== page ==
Washed Out

Guilt-Free Escapism:
Washed Out’s Happy Delusions

While the currents have significantly calmed, it was only a few years ago that the chillwave genre seemed to be perpetually cresting. A focal point of that movement was Ernest Greene and his wistful sample-based electro-pop project Washed Out. The movement’s already been declared kaput by some bloggers, while others argue its most central players – Toro y Moi and Washed Out, namely – didn’t really identify as such from the start.

Regardless of the Internet hullabaloo, the term really was never that appropriate for Washed Out. The Perry, Georgia, native’s sound is wholly idiosyncratic, no matter how derivative acts it may have spawned. His just-released sophomore LP, Paracosm, stands as proof. Just as its title suggests, the album is the sonic manifestation of a fantasy realm, a mindset Greene’s been consistently visiting and shaping all along. And it also marks a pinnacle in Greene’s effort to define himself as an artist.

“I’ve always kind of dabbled in this nostalgic kind of escapism with the Washed Out stuff,” Greene notes. “Conceptually I feel like I’m still doing the same thing [with Paracosm], I just feel like it’s a little bit more defined and thought out. This entire record is definitely not a full-blown concept record like Dark Side of the Moon, but it does kind of represent kind of going into a daydream, going into this alternate mind-space, and trying to tell a story from beginning to end. It’s all very thought out that way. I guess I’m getting a little more detailed in the process than I have in the past.”

Chirping birds, twinkling chimes and glorious harp signal the transfer into Greene’s dreamy land before his signature echoing vocals sway into the shimmering, pastel-hued picture. The aesthetic having been established on the Life of Leisure EP, his second offering and the impetus for Washed Out’s initial momentum, Paracosm is sluggish yet danceable. The dusted-off, gently warped by time sound remains – it still functions like the soundtrack to an ’80s nightclub in slow motion paired with drawn-out, almost druggy vocals. This work is a tinge different though, and it’s not just because it was better planned. Instead of working solely with electronics, Greene made a decided shift in favor of actual instruments.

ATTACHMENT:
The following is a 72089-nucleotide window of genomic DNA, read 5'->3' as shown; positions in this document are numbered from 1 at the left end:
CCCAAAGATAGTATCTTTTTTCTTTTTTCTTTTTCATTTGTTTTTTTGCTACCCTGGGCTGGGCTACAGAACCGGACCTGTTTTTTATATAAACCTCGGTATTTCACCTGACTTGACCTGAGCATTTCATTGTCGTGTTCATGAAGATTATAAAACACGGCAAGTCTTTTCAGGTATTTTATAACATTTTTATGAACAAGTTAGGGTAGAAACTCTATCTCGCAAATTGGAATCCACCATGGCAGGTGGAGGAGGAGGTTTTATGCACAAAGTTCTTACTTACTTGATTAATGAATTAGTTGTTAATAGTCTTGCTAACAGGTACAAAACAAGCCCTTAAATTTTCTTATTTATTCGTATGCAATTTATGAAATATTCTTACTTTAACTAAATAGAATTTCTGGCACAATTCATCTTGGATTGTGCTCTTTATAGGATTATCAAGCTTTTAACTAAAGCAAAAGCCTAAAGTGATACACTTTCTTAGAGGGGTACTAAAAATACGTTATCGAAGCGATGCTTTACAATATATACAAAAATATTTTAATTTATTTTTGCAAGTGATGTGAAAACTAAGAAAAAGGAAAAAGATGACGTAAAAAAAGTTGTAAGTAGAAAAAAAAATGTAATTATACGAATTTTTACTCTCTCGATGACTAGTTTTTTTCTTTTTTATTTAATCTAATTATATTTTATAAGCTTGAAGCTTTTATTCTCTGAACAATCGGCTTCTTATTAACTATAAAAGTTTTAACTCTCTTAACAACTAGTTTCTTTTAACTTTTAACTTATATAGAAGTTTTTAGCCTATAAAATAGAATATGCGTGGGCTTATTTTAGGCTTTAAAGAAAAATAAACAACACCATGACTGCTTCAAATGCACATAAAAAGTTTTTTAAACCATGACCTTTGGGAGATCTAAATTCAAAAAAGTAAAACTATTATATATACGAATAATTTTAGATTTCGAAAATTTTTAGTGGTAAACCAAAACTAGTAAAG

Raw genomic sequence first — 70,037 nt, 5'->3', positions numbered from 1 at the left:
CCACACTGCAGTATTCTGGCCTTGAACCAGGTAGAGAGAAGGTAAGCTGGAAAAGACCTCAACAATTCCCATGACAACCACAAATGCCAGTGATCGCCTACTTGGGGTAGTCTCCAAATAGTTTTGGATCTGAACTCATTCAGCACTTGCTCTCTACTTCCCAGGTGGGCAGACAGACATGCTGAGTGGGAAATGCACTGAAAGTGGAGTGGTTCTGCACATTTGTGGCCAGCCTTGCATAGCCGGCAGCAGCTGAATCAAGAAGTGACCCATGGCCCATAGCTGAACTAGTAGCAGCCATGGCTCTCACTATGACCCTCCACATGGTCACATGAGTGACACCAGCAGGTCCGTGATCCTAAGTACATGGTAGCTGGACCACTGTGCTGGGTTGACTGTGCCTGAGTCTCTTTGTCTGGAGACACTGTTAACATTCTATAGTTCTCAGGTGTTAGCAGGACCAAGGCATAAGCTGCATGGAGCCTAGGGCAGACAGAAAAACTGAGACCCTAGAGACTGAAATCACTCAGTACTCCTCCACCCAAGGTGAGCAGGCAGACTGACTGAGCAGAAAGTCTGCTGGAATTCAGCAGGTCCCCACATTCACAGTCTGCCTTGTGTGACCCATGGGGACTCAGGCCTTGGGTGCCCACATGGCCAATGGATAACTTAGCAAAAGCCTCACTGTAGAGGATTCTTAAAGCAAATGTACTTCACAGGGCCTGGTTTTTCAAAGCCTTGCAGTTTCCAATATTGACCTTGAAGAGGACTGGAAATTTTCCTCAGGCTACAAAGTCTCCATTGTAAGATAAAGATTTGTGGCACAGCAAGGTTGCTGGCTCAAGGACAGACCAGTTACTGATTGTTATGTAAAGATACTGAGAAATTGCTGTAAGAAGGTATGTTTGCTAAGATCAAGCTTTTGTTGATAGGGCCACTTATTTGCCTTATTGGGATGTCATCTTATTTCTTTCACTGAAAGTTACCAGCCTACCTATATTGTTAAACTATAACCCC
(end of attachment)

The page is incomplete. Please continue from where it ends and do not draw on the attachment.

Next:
“It was kind of a natural growth. When I first started with Washed Out there was a lot of programming happening and sequencing stuff on the computer, which meant that I wasn’t ever really playing anything, for the most part. So for live shows you’re expected to really play and perform, and it was a struggle at first – like, I hadn’t played, you know, in years,” he confesses. “I think I’ve grown quite a bit over the last few years as a performer and as a technical musician. So it just made sense to showcase that a bit more with this record. There’s just a ton of actual live performances from beginning to end, instead of manipulating things with a mouse on the computer. I think that brings kind of a human quality that hasn’t really been there as much before.”

In the recording process Greene employed more than 50 different instruments, several of which will seem obscure to non-gear heads: a Mellotron, Chamberlin and an Optigan, among others. While those keyboard instruments aren’t exactly archaic, they’re not standard by any stretch – and the dusted-off, sometimes warped quality they produce is in keeping with the vintage feel that underscores the Washed Out style. Some are sounds he’s been replicating electronically until now. Green refers to his last LP, Within and Without, as “icy and cool,” and explains he was shooting for a different temperature this time around.

“With this record we definitely wanted to change it up, definitely wanted to get away from doing everything with a synthesizer and do some more organic sounds. The rough idea that I started with was that I wanted to make a daytime sounding record, a soundtrack to a daydream or the feeling of being outside,” he says. “The instruments kind of had a natural warmth to them, and it really played into that. [They were] an obvious place to start. I still consider myself an electronic artist, but [Paracosm is] kind of a weird mix of some electronic and organic stuff happening all at the same time.”